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Looking beyond: home is where the van is

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Photo courtesy of Lauren Wojcuich

Every week The Shield will showcase students and their hidden hobbies and talents. This week, Lauren Wojcuich spoke about her plan to travel the States in her van. 

Lauren Wojcuich’s dream home has four wheels and an engine.

Having recently converted a 1992 GMC Vandura into a stealth camper van, the junior communication studies major plans to stay in the van during the summer and then live in it full time once she’s graduated. She plans to run an online business so she’s not restricted to living in one area.

“I want to take away what makes me comfortable and challenge myself,” Wojcuich said. “It feels like something I have to do, like I’m sure many feel like they have to get their career started right out of school or they have to start a family, and to each their own. I have to travel the U.S. in this camper van. Personally, I couldn’t choose a job or life path without seeing enough first, and I’ve seen so little.”

Wojcuich bought her van back in September with the plan of turning the Vandura into a camper van but has been planning her project as early as the spring of 2017. She developed the idea for her project when she gained an interest in tiny houses and van dwelling videos from shows such as “Tiny House, Big Living” and #vanlife Youtubers.

“I thought about how cool it was and that I wish I could do that,” Wojcuich said. “And then I realized I could.”

Wojcuich said the process of turning a van into a home is a fun project.

Photo courtesy of Lauren Wojcuich

“I wanted to do something fun,” she said. “The goal is to explore what I might like, visit places I might fall in love with, expand my horizons and meet lots of new people.”

The first step for Wojcuich after purchasing the van was to clean it thoroughly, then insulate the inside of it and put in laminate flooring and wood paneling on the inside walls in order to turn the 1992 GMC Vandura into a small room. Next, she put in a futon, a tapestry, curtains and decorations.

Wojcuich still has work to do, but she says that it is currently liveable. She plans to build cabinets to place behind the front seats of the van for a kitchen area, along with her propane stove.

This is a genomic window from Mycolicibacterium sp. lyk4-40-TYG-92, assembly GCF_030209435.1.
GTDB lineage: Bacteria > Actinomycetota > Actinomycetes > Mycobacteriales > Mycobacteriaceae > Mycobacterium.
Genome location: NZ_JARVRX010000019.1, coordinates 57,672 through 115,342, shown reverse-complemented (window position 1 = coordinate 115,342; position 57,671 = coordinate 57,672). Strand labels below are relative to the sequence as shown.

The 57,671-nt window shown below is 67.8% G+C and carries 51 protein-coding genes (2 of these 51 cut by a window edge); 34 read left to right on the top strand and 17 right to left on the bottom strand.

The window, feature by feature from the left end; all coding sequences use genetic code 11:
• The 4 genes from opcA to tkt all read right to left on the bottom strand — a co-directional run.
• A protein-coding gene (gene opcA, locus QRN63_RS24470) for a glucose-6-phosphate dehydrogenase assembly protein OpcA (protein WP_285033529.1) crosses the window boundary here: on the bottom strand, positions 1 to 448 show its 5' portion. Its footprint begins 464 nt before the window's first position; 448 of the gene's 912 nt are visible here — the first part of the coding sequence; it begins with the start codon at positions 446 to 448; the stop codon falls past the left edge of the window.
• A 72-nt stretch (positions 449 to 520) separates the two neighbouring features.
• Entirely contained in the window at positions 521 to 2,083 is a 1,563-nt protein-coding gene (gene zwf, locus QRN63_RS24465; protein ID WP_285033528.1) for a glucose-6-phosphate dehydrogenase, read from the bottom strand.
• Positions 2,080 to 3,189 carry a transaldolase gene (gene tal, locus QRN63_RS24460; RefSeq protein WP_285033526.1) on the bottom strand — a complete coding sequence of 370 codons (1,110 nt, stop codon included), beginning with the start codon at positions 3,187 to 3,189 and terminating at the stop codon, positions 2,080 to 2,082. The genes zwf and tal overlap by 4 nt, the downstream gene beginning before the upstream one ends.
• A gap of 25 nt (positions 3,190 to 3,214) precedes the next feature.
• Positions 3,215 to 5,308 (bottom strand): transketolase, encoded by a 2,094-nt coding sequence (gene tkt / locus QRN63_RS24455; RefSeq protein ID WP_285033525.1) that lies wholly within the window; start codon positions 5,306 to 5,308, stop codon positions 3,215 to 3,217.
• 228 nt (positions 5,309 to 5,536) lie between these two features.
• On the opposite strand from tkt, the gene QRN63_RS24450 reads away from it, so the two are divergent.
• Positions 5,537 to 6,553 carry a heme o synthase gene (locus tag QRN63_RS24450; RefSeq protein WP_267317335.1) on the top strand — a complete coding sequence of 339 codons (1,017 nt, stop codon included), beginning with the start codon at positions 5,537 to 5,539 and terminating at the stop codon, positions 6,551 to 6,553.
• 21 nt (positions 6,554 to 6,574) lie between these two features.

“This is unlike anything I’ve ever done before,” Wojcuich said. “My life has changed a lot lately. However, I’ve noticed the common denominator on my happiest days is traveling.”

Friends and family have been very supportive of Wojcuich’s unique lifestyle goal. She said that they have been nothing short of supportive to her. Her father flew in a few weeks ago from Florida to help and that her parents are completely behind it as long as she is safe.

Sebastian Sturgeon said that he thinks Wojcuich’s van project is really cool.

“I’m stoked to see her fulfill a dream that she has envisioned for so many years,” the senior communication studies major said.

Friends of Wojcuich have offered their showers and driveways for her to use.

Kandace Wedding thinks that the van project is a very creative idea and a great way for Wojcuich to live some of her dreams.

“She has been putting in a lot of hard work to be able to travel and have a place of her own that she can afford,”  the sophomore sonography major, said. “I don’t think it’s for everyone, I wouldn’t like it, but it works for what she wants.”

Back in February, Wojcuich visited Colorado in order to experience something different from Indiana. She said it made her realize how incredible she felt seeing new things and how much more she enjoyed the mountains than the beaches of Florida or the fields of Indiana.

“I want to see every type of landscape so I know what I want to surround myself with,” she said. “Right now, Colorado Springs is my favorite place, but I’m confident I will find the place I belong and create a travel plan for years to come and find out what really makes me happy.”

Since Wojcuich plans to start living in her new home this summer, she has had to plan out her new way of living. She said she will have a class on Wednesdays at USI and an online class during the summer and will have to contribute six-day trips to stopping at stores for internet use.

She will be sleeping in friends’ neighborhoods, specific apartment complexes, Walmarts that allow overnight parking, national forests, state parks and wherever she can find a place to park her van to stay overnight.

“The beauty of my van is that it doesn’t look like anything suspicious,” Wojcuich said. “It doesn’t look like a camper, but you open it up and it has insulation, hardwood floors and a futon. You don’t want to make anyone uncomfortable with the knowledge that you live in your van, so you have to make sure you don’t park where you’re going to make anyone feel weird.”

Wojcuich is confident that Evansville will be an easy place to dwell with a van as a travel home. “I feel safe here. I have been surprised with the overwhelming support of the people I love in me doing this,” she said.

Wojcuich plans on using the USI Rec building to work out and shower. Her only expenses will be gas, food and insurance. She will no longer have to pay for rent and plans to keep earning income by selling pinback buttons.

Wojcuich also wants people to know that if she can pull off this project, then anyone can do it too.

“This project is my house. It’s everything I’ve ever wanted and when I graduate it will take me to every national park, every state and wherever I feel like going that day.” Wojcuich said. “This summer will be my first big test run. And I can’t wait.”

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Looking beyond: home is where the van is